French Open: Nadal targets 'solution' to extend his career but admits the end could be close

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Rafael Nadal has declared he does not want this to be his final French Open.

The announcement from Nadal seems to put to bed the theory that he could announce an immediate retirement if he wins the title for a 14th time at Roland Garros on Sunday.

Nadal, who takes on Alexander Zverev in Friday's semi-finals, is battling a long-troubling foot problem in Paris and remarkably saw off Novak Djokovic in an electrifying showdown on Tuesday night.

His pain threshold appears to be far beyond that of the average human, and Nadal has brought a doctor with him to France to further improve his prospects of lasting the distance.

Friday also marks Nadal's 36th birthday, and he has dropped heavy hints that this might be his final fling.

However, if that proves to be the case, it will be with heavy reluctance on Nadal's part, as he made clear on Thursday.

Speaking to Spanish broadcaster TVE, Nadal said: "I have always had things clear. I accept things as they come. At no time do I intend for it to seem like a farewell.

"What happens is that there is a reality that today is what it is. We will continue working to find solutions to what is happening down here.

"I trust and hope to be able to return. What happens is that there is a year to go, and it is evident that these last months, not these last three, I would say that since last year they are being difficult.

"The day-to-day with everything that entails is being difficult, not because of the effort that it entails for me, but also to maintain competitiveness. I play to be competitive, which is what really makes me happy.

"We are going to enjoy the moment and after this we will continue thinking about the things that need to be improved, and the hope is to continue."

There would seem a strong chance that Nadal elects to miss the grass-court season in order to rest up, but he continues to defy expectations, so nothing can be ruled out.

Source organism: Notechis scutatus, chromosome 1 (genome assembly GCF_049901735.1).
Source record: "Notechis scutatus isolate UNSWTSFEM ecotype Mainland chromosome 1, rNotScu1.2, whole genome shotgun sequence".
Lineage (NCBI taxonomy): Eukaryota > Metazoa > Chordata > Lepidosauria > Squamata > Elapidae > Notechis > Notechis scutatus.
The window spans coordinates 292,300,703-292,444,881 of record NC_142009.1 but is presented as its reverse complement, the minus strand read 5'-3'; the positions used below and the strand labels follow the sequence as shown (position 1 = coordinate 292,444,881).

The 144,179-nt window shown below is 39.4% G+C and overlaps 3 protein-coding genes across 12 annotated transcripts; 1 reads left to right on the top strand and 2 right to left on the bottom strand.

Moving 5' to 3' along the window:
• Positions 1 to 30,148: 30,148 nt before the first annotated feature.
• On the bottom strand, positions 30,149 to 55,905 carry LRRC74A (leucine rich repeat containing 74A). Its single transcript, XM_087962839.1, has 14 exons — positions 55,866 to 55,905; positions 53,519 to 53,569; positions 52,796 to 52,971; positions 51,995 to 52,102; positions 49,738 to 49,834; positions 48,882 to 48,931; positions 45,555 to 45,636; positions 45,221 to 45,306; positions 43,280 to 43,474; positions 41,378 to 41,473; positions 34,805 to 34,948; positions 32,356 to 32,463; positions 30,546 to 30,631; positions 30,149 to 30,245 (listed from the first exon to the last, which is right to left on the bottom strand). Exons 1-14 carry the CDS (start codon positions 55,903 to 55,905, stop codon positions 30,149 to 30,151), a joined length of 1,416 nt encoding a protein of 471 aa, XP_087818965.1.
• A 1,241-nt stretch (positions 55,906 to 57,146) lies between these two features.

Should he triumph in a grand slam for a 22nd time on Sunday, it would take him two clear of Novak Djokovic and Roger Federer on the all-time list.

Nadal's record at this tournament is quite extraordinary, surpassing the achievement of any other player in tennis history at a single grand slam.

Alongside his 13 French Open titles, he has won 330 of the 364 sets he has contested at the event and owns a 110-3 win-loss match record.

Some 88 of those wins at the French Open have come in straight sets, and from 2010 to 2015 he reeled off 39 victories in succession, until Djokovic beat him in the quarter-finals.

Nadal has won 23 6-0 sets at his favourite major, including subjecting Federer and Djokovic to such torture in the 2008 and 2020 finals respectively.

Zverev has only been to one grand slam final, losing at the US Open to Dominic Thiem in 2020, but may think his time is coming after an impressive quarter-final win over Carlos Alcaraz, the 19-year-old widely acclaimed as the next clay-court king.

It might help the German that the spotlight will be fixed on Nadal, too, as it invariably is on Court Philippe-Chatrier.

There has been no collective chasing away of Nadal amid the talk that his career could be on the rocks, and no media agenda involved. This is a thrilling late-career resurgence from the Spaniard that many, albeit perhaps not Djokovic supporters, would like to see continue.

This time he has laid his injury situation quite bare, and magical nights such as the four-set epic against Djokovic this week are becoming increasingly loaded with poignancy.

As Nadal said in a news conference after that match, regardless of his intentions, this could well be his French Open farewell.

"Yes, I can't say another thing, no?" Nadal said. "I am very clear about that, no?

"I am old enough to not hide things or come here and say a thing that I don't believe. I don't know what can happen. I think, as I said before, I'm gonna be playing this tournament because we are doing the things to be ready to play this tournament, but I don't know what's gonna happen after here.

"I mean, I have what I have there in the foot, so if we are not able to find an improvement or a small solution on that, then it's becoming super difficult for me.

"I am just enjoying every day that I have the chance to be here, and without thinking much about what can happen in the future.

"Of course I'm gonna keep fighting to find a solution for that, but for the moment, we haven't. So to just give myself a chance to play another semi-final here in Roland Garros is a lot of energy for me."

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